The Bollen hat

 And its history

Gutach, Kirnbach, Reichenbach… these three communities in the Kinzig and Gutach valleys are home to the traditional costume of the Bollen hat. It took its name from the largest of these communities, where almost all aspects of the costume are still made by hand.

The most striking feature of the Gutach costume is the Bollen hat - a straw hat stiffened with white chalk, on which eleven large woollen balls and three particularly distinctive woollen balls are sewn in the shape of a cross. The weight of the hat is around two kilograms.

Single women wear the red Bollen hat with their traditional costume from confirmation to marriage. Married women's hats are trimmed with black Bollen (pompoms). The other aspects of the traditional Gutach costume also contribute its prominent place among the more than 100 traditional costumes to be found in the Black Forest. The black “Wiefel” skirt, the velvet bodice embroidered with flowers, the “Goller” on the décolleté, the collar embroidered with tinsel, the white shirt with puffed sleeves, and, for the men, the black, red-lined Schobe (jacket) create a picturesque image. In the 18th century, this basic pattern was largely known as the old "Teutsche Tracht" (German traditional clothing). Only with more prosperity and freedom from older dress codes did the new, colourful variety of traditional costumes develop. Special features of the Gutach costume include the black silk cap worn under the hat, the "Mäschle" braided into the hair with a short thick plait of tinsel, and pearls. On festive days and for weddings, the Schäpeltracht can be seen.

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The Bollen hat was developed with straw weaving. An instruction from the Duchy of Württemberg in 1797 stated that the "decoration of black and red paint" was to be applied to these straw hats. The painting of the black and red was soon followed by the sewing on of woollen roses, which became increasingly large over the 19th century. With changes to life and work since the Bismarck era, the traditional costume was worn less. In contrast to other traditional costumes, however, it is well preserved in Gutach. It is maintained as a cultural icon worthy of protection and is passed on by expert costume makers and the Bollenhutmacher (Bollen hat maker).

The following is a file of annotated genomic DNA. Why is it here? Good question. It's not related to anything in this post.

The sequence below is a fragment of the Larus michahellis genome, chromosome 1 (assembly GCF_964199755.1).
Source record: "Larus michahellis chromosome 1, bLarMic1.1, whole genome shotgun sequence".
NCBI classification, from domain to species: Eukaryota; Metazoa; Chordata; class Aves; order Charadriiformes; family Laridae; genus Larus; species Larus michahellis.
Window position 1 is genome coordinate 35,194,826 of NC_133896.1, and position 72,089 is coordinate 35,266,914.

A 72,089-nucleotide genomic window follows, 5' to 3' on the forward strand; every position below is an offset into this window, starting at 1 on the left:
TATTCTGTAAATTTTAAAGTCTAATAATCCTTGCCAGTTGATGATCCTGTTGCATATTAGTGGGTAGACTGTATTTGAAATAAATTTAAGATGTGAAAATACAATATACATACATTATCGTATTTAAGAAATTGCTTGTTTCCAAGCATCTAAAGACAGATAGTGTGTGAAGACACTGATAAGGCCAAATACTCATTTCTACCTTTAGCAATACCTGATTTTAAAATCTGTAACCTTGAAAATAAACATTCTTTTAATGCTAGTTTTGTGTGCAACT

At the start of the 20th century, the Bollen hat could be seen on postcards and stamps. Since the 1920s, it has appeared increasingly in tourism advertising and is also included in stylised form in the logo of Schwarzwald Tourismus GmbH.

The red Bollen hat truly became a symbol of the Black Forest with the release of the 1950 regional film "Schwarzwaldmädel" (Black Forest Girl).

The traditional costume is firmly grounded in religious and secular customs. At the Resurrection celebration on Easter Sunday, at the Harvest Festival (the first Sunday in October), and at community festivals and celebrations, the smart Bollen hat costume can be seen in Gutach. It is also worn at tourist events throughout the Black Forest. It is on display in the Black Forest Open Air Museum Vogtsbauernhof in Gutach, in the Trachtenmuseum Haslach, and in the Black Forest Museum in Triberg.


The Bollen hat 

And its costume

The Bollen hat, which is worn in the communities of Kirnbach, Reichenbach, and Gutach, is completed with traditional matching dress.

An elaborately embroidered collar (Goller) is typical of this festive costume. The dress is made of a black linen and wool fabric called "Wifel", while the stitched-on bodice is made of black velvet embroidered with small, colourful flowers. It is worn with a black silk apron and a white blouse with wide, pleated sleeves decorated with lace. The "Hasenhärenen" are white stockings, knitted by hand from soft angora wool, and are an essential part of the outfit. A thick, red petticoat, a jacket made of black wool or silk, with red lining inside, and black flat shoes complete the costume.

Bollenhutmädel beschriftet
Bollenhutmädel beschriftet – ©



* Copyright with friendly permission:  Text excerpts: Variety of costumes in Baden-Württemberg.  Landesverband der Heimat- und Trachtenverband Baden-Württemberg e.V., published by Gerd Rieker Verlag 2016